Mary—she stayed put. She wanted to be near the last place she had seen her beloved—to mourn, watch and wait—see what might happen next. And so the rest of the story belongs to her. She sees the angels and has a chat with them—for some reason never once thinking that they might be responsible for the missing body. And she is the first to see the Risen Lord, cleverly disguised as the gardener—all decked out in fresh new clothes. And when he spoke to her, when he called her name, she believed. Peter and the other disciple had believed too, even though they had no evidence—they had seen nothing really to warrant belief. Just an empty tomb.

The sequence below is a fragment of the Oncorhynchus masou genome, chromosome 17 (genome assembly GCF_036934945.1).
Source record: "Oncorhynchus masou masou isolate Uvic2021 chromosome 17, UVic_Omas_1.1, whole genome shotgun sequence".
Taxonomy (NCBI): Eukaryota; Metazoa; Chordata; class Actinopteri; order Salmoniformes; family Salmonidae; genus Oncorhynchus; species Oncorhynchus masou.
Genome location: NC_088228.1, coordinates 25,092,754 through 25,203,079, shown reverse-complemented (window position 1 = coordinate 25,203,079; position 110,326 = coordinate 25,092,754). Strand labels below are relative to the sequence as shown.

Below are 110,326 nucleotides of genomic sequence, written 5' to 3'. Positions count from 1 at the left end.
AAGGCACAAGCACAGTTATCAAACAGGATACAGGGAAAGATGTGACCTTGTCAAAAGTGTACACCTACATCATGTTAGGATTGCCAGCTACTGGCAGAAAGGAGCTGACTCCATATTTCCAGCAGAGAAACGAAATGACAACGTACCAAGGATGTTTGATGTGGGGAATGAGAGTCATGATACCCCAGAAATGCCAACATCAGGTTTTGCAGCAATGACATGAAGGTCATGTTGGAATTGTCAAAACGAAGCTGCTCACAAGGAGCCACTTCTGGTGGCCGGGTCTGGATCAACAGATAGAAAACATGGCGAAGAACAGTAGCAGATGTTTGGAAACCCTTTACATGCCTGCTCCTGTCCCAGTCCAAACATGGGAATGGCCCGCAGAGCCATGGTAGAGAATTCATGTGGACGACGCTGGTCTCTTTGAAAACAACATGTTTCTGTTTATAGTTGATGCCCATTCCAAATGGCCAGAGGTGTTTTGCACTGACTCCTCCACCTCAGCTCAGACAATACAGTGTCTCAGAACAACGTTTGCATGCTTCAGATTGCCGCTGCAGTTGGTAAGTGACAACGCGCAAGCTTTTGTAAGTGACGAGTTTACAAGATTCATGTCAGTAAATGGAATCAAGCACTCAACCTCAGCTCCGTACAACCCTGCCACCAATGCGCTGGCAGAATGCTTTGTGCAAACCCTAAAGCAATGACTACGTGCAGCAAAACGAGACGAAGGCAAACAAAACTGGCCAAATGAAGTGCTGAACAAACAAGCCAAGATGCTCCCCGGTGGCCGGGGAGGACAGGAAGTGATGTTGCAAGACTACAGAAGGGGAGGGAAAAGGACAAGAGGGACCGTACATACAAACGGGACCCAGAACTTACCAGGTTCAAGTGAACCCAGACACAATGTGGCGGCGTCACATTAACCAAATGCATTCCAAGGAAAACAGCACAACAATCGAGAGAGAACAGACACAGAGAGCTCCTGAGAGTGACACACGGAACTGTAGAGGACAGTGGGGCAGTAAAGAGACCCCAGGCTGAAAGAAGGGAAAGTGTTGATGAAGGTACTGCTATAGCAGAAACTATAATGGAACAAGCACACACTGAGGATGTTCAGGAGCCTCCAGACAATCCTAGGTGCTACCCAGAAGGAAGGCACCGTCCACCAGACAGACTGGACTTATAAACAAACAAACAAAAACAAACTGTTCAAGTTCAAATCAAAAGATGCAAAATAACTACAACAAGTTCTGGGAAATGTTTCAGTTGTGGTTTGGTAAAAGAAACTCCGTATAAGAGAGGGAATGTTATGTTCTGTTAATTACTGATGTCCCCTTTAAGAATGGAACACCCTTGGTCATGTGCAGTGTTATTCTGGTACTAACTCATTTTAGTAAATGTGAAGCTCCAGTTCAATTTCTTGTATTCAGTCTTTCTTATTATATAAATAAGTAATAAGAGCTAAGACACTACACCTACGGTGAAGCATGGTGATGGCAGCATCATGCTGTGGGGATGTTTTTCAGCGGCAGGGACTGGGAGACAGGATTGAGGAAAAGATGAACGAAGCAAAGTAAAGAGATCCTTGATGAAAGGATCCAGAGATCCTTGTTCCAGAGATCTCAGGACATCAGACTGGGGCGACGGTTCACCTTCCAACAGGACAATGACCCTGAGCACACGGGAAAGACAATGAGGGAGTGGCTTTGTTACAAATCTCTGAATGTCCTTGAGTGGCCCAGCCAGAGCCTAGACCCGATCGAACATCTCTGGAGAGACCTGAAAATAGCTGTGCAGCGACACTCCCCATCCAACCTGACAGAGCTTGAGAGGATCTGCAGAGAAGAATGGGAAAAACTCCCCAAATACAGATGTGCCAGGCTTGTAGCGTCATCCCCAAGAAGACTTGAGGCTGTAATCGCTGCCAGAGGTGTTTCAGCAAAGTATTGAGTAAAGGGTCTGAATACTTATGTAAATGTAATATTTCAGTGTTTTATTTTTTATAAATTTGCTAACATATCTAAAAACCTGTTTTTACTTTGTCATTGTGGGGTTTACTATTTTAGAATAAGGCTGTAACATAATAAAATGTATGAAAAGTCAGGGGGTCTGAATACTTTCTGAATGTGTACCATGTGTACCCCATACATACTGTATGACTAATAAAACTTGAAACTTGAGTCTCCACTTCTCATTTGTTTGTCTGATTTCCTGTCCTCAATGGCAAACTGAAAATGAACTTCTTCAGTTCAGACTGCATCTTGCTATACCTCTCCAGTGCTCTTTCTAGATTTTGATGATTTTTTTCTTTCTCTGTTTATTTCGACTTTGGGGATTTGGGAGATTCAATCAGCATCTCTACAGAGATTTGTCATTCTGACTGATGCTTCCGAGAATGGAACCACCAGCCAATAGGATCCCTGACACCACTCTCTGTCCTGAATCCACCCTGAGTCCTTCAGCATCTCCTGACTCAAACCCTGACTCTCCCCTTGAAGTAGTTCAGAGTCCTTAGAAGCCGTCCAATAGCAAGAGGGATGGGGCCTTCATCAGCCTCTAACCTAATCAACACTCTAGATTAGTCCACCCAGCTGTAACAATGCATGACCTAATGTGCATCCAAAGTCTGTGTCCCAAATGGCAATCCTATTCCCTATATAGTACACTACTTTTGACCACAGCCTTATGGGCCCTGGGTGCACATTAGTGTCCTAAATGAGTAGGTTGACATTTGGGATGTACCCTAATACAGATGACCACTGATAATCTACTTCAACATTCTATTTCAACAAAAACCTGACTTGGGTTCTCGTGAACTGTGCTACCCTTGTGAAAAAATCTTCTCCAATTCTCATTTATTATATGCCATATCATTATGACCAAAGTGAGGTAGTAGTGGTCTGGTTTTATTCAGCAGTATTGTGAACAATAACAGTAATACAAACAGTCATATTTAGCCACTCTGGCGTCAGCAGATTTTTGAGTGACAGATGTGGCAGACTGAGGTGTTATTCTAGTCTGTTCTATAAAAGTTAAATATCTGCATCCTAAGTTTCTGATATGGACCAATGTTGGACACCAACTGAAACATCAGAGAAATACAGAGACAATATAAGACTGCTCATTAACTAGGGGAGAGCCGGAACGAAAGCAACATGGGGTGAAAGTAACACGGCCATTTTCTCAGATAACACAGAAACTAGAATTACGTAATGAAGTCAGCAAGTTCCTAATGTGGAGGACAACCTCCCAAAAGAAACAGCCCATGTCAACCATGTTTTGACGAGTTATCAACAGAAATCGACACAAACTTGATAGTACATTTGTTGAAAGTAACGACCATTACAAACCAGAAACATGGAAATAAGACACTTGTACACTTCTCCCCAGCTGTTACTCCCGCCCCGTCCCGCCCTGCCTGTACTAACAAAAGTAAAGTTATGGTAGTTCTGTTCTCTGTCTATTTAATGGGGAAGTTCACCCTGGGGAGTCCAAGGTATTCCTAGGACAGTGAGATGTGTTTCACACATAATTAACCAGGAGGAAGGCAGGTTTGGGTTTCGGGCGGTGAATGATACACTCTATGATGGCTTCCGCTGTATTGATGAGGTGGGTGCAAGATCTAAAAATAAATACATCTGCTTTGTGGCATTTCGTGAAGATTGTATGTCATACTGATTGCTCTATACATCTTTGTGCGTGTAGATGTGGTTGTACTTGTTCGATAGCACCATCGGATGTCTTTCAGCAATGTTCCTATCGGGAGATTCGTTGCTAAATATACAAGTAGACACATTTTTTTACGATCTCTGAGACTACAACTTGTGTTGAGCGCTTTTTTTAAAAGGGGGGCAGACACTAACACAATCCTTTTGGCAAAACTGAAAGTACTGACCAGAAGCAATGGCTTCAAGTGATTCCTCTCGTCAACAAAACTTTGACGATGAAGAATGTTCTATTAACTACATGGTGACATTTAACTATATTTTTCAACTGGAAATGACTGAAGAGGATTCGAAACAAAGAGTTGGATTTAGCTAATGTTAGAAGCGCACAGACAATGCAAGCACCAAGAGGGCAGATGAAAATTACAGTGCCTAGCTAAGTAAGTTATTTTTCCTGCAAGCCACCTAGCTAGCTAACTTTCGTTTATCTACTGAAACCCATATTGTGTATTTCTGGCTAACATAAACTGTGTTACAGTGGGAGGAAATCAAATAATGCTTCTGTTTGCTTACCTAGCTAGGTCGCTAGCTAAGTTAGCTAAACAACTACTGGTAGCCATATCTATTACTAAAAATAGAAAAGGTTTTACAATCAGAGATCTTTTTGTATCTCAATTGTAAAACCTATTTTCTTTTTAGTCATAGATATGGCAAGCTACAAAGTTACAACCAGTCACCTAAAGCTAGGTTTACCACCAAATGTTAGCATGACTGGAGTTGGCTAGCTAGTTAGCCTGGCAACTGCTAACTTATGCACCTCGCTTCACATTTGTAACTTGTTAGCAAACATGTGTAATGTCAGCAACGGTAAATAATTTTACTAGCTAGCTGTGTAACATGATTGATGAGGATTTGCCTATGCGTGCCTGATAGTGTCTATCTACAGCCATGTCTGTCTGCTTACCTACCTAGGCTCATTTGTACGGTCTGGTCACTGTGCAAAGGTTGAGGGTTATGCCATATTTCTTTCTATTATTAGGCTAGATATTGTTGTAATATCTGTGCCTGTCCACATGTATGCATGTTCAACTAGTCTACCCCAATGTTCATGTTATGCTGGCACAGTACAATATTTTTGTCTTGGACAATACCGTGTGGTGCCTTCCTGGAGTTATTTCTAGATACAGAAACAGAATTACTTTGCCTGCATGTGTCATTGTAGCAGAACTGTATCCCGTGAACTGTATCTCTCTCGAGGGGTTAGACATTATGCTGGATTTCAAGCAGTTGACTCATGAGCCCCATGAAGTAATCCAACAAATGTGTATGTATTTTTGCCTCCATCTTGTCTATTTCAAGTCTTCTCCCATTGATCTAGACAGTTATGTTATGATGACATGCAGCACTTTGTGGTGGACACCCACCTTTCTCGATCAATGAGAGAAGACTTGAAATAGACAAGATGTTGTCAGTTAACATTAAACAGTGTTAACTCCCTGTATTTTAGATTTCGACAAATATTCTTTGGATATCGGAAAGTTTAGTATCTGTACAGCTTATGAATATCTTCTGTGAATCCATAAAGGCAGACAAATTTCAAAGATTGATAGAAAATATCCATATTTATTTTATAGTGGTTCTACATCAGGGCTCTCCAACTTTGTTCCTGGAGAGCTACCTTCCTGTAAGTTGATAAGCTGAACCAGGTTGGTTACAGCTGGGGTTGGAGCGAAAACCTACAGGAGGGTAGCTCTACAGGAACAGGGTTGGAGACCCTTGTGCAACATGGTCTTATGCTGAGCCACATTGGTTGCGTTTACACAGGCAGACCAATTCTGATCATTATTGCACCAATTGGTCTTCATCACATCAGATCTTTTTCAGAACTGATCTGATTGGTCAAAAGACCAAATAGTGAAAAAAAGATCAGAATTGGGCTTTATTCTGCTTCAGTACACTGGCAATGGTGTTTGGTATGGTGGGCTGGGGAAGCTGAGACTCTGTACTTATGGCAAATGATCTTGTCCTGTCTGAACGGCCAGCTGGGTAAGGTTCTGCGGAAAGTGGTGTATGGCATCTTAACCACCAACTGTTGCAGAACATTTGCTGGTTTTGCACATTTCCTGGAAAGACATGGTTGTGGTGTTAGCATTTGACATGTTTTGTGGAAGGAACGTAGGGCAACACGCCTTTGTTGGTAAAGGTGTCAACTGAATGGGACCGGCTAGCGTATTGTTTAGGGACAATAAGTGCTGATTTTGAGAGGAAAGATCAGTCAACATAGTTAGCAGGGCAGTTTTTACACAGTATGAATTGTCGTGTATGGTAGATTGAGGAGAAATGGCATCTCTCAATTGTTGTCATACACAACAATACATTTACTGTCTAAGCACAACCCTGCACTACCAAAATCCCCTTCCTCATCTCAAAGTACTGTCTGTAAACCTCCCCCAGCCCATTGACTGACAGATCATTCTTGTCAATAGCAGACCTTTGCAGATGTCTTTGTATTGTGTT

And while this decidedly odd story might be a shaky start for a religion, might seem a bit fantastic, some 2000 years later this story, the empty tomb, the pile of old clothes are still pretty compelling. And we still spend an awful lot of time peering into the tomb and trying to answer all the questions the story generates. What really happened? How did it happen? What were the mechanics, the physics? What would a forensic team have found if they had put yellow tape around the whole garden and meticulously combed over every blade of grass, every inch of the empty tomb, every fiber of the folded clothes? And we also still try to figure out how to explain it all to anyone who doesn’t quite believe.